Finding a Definition of “Canon”

BibleUse of the term “canon” has long been subject to debate within the study of early Christianity, as scholars often discuss precisely when the Christian New Testament canon came into existence. Among modern scholars three primary perspectives have emerged as to the meaning of canon. This post outlines these schools of thought. Continue reading

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ECA: The Canon Debate

This post is part of the ongoing series examining Early Christian Authority.

courtroom-gavelUse of the term “canon” has long been subject to debate among those studying the formation of the New Testament. The word itself comes from the Greek kanonikos, the basic meaning of which is “of one rule.” So a canon is something that other things are ruled by, the “standard” by which all other things are measured. Determining precisely what this “rule” has meant, however, has not been nearly so clear, leading to a series of conversations dubbed the “Canon Debate.” Continue reading

NT Canon: Definition of “Canon”

This post is part of an ongoing series outlining the formation of the New Testament canon.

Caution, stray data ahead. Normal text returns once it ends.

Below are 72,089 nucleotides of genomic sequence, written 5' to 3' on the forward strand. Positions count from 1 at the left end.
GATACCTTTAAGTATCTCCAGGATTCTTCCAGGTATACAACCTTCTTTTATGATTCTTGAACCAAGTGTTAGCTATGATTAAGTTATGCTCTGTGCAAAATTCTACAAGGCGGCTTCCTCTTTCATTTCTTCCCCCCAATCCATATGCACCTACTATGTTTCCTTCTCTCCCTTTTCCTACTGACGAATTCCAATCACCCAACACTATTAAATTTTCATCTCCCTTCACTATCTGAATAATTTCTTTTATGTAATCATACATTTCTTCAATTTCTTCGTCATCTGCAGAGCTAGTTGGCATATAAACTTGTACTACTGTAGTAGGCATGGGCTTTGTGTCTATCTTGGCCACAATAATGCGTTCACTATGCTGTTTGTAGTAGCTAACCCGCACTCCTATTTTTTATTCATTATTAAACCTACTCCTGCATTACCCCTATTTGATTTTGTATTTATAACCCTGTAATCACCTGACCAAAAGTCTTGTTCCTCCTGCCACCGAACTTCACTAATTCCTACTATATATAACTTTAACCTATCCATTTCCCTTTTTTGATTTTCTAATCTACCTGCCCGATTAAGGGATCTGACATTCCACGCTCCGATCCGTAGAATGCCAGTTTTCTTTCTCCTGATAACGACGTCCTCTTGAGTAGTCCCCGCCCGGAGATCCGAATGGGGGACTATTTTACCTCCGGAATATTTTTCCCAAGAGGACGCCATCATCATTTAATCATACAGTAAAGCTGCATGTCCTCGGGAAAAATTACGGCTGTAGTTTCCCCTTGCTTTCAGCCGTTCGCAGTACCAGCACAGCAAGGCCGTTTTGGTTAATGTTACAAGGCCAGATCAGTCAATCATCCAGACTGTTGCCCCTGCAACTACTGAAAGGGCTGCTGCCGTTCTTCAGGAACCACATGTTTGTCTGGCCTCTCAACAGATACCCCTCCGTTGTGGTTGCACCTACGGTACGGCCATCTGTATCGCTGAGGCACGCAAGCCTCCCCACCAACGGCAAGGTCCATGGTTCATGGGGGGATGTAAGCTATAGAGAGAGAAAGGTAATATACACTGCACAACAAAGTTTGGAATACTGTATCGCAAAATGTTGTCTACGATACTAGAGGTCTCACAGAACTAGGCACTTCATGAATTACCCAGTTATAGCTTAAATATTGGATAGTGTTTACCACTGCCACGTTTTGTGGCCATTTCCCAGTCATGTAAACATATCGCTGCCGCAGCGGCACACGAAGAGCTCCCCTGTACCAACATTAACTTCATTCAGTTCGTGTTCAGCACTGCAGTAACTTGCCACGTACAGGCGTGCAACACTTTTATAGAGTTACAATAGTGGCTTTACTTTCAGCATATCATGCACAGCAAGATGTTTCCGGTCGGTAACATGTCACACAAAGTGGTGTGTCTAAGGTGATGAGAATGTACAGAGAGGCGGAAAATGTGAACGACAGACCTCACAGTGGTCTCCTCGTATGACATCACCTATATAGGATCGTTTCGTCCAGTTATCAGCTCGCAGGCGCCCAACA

definitionOf primary importance in discussing the development of the New Testament canon is determining precisely what constitutes a “canon.” Historically, three primary schools of thought have emerged concerning the definition of the term the “canon.” Theodor Zahn argued that, since many of the foundational books of the New Testament were regarded as authoritative and scriptural by the end of the first century (as seen by their quotation by Christians such as Ignatius of Antioch), the New Testament canon should be understood as established and collected rather early on in the history of the Church, perhaps by the early second century.[1] A second perspective was that of the late great Adolph von Harnack, who took a more fluid view of canon creation. Arguing that while the texts included in the New Testament where written early on in the Christian tradition, they were not regarded as totally authoritative until several decades (or even centuries, depending on the book) later.[2] A third school of thought, as evidenced by A. C. Sundberg, relies heavily upon the rigid definition of “canon” as an authoritative list of scriptural books. [3] Thus, while early second century Christians such as Ignatius may have viewed certain books as important and useful, Sundberg maintained that the term “canon” cannot be applied to the Christian New Testament until authoritative canonical lists appeared in the fourth century. [4]

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